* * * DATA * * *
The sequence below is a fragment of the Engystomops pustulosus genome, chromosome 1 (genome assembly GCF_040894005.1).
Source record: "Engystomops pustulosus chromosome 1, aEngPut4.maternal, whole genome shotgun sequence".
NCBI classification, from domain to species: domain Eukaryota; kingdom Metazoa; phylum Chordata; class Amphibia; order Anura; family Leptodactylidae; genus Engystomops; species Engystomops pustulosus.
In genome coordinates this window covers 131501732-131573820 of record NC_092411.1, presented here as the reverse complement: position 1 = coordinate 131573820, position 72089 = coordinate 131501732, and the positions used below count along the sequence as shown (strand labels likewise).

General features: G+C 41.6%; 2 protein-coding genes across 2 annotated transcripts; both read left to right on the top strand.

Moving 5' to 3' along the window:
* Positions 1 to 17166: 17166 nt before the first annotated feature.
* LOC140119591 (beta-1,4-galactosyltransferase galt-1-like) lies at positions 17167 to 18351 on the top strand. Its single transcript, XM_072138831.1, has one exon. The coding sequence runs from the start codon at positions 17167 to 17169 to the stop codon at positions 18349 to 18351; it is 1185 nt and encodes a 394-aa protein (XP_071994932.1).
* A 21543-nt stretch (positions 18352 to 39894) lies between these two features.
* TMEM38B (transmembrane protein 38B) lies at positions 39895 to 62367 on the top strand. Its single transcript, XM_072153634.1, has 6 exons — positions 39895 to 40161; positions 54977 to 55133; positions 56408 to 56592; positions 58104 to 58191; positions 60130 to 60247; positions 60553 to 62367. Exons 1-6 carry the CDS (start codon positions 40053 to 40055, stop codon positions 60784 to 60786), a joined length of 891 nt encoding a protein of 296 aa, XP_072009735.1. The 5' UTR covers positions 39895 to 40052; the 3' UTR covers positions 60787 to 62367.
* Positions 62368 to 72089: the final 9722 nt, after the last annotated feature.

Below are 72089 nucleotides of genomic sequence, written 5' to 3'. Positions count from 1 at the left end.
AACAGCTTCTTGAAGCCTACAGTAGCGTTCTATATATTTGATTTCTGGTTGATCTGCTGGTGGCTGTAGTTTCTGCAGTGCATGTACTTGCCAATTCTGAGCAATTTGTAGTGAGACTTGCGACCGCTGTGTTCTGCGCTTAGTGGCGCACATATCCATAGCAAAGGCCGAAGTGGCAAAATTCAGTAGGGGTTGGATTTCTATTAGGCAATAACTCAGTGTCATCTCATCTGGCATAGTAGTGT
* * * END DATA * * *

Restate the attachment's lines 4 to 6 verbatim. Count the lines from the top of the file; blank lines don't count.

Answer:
In genome coordinates this window covers 131501732-131573820 of record NC_092411.1, presented here as the reverse complement: position 1 = coordinate 131573820, position 72089 = coordinate 131501732, and the positions used below count along the sequence as shown (strand labels likewise).

General features: G+C 41.6%; 2 protein-coding genes across 2 annotated transcripts; both read left to right on the top strand.

Moving 5' to 3' along the window: